On 20 July 2011, the new Energy Information Regulations 2011 came into force in the UK and CAP and BCAP are now having to make consequential amendments to the CAP and BCAP Codes. Judith Gordon takes a look at the Regulations and the CAP/BCAP consultation process and reports on the key changes UK advertisers need to be aware of.
Who: EU, CAP and BCAP
When: July 2011
Law stated as at: 25 July 2011
On 20 July 2011, the Energy Information Regulations 2011 (the "Regulations") came into force, implementing the Energy Labelling Directive 2010 (the "Directive") in the UK and establishing a new national framework for the labelling of energy-related products. This legislation is part of a wider target the European Union as a whole has set itself – to reduce its energy consumption by 20% by the year 2020. The aim is that consumers will start factoring in energy consumption when purchasing products and gradually inefficient items will disappear from the market, thereby increasing energy savings across the board.
Member states had until 20 June 2011 to implement the Directive, with such national laws to apply from 20 July 2011. The UK has therefore met this deadline by creating the Regulations.
The main aim of the Directive was to consolidate the now repealed 1992 directive of the same name, which introduced the legislative framework for the labelling of certain domestic appliances with an energy efficiency rating. The Directive however has extended the scope of the existing framework in two significant ways:
1. The framework now goes beyond domestic goods and also covers items used outside the home (e.g. in an industrial context); and
2. The framework also now covers 'energy-related' items, as well as 'energy-using' products. This is a much wider remit as 'energy-related' products includes those items which themselves do not consume energy, however have an impact (whether direct or not) on energy consumption (e.g. windows, shower heads, insulation materials etc.).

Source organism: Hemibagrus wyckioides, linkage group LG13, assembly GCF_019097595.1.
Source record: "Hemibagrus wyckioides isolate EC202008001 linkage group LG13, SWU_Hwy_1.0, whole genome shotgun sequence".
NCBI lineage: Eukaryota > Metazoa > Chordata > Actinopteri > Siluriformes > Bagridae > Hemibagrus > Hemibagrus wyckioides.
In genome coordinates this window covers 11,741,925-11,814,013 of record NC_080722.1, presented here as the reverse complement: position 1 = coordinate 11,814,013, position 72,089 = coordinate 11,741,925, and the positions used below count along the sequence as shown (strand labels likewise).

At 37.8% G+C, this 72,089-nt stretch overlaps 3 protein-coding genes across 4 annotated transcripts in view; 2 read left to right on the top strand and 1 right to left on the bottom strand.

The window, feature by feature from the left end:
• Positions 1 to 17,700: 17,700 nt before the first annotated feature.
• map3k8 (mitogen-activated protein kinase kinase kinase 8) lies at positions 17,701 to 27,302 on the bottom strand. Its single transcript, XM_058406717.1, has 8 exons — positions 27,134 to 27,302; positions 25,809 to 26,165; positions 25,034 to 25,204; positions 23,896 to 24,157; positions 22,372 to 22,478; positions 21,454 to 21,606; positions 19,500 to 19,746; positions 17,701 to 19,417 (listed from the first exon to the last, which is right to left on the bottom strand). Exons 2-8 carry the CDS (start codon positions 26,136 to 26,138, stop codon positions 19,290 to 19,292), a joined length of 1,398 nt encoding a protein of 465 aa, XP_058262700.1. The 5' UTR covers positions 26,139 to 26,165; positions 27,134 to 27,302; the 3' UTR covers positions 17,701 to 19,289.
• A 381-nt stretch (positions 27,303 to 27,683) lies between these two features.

The way in which labelling requirements will be introduced under the Directive has also changed. Whereas before this was done via further directives (considered to be a time-consuming process), this will now be instigated via delegated acts known as 'EU measures'. These measures will be introduced for specific items as and when deemed necessary. Under the Regulations, Schedule 1 specifies which products already have applicable EU measures (most of which are directives made under the old framework but which still apply). These products currently include washing machines, household lamps and dishwashers.
The key obligations for advertisers
There are several obligations under the Regulations which are relevant to advertisers, including the following:
1. Regulation 7
For background, Regulation 7 states the responsibilities of the 'suppliers' themselves in relation to the labelling requirements. Suppliers, when placing on the market or putting into service, products covered by an EU measure, must:
- supply a compliant label and a fiche (a standard table of information relating to the product); and
- produce technical documentation sufficient to verify the accuracy of the label and fiche.
These requirements will not generally affect advertisers as suppliers are defined as the manufacturer or an importer/authorised representative who first places the item on the market.
2. Regulation 8
Regulation 8 however states the responsibilities of 'dealers' who, under the Directive, are defined as "a retailer or other person who sells, hires, offers for hire-purchase or displays products to end-users". This clearly therefore applies to advertisers/marketers. Under this Regulation, dealers must make the fiche available in any brochures or literature which accompanies the product when sold to end-users (Regulation 8(1)). Dealers must also ensure that when displaying the product, the product label is attached in the "clearly visible position" dictated by the relevant EU measure (Regulation 8(2)).
3. Regulation 9
Regulation 9 then details the information requirements for products regulated by an EU measure as follows:
- products offered for sale or hire, or displayed to end-users (whether directly or indirectly) via any means of distance selling (including the internet) must bring to the user's attention, information relating to the energy consumption of that product by means of the product's label and fiche, in accordance with the EU measure (Regulation 9(1));
- the information obligation referred to above may also apply to persons who build in or install such products, if the EU measure requires it (Regulation 9(2));
- where a specific model of a product is advertised, any price or energy related information given must include a reference to the product's energy efficiency class as set out in the EU measure (Regulation 9(3)); and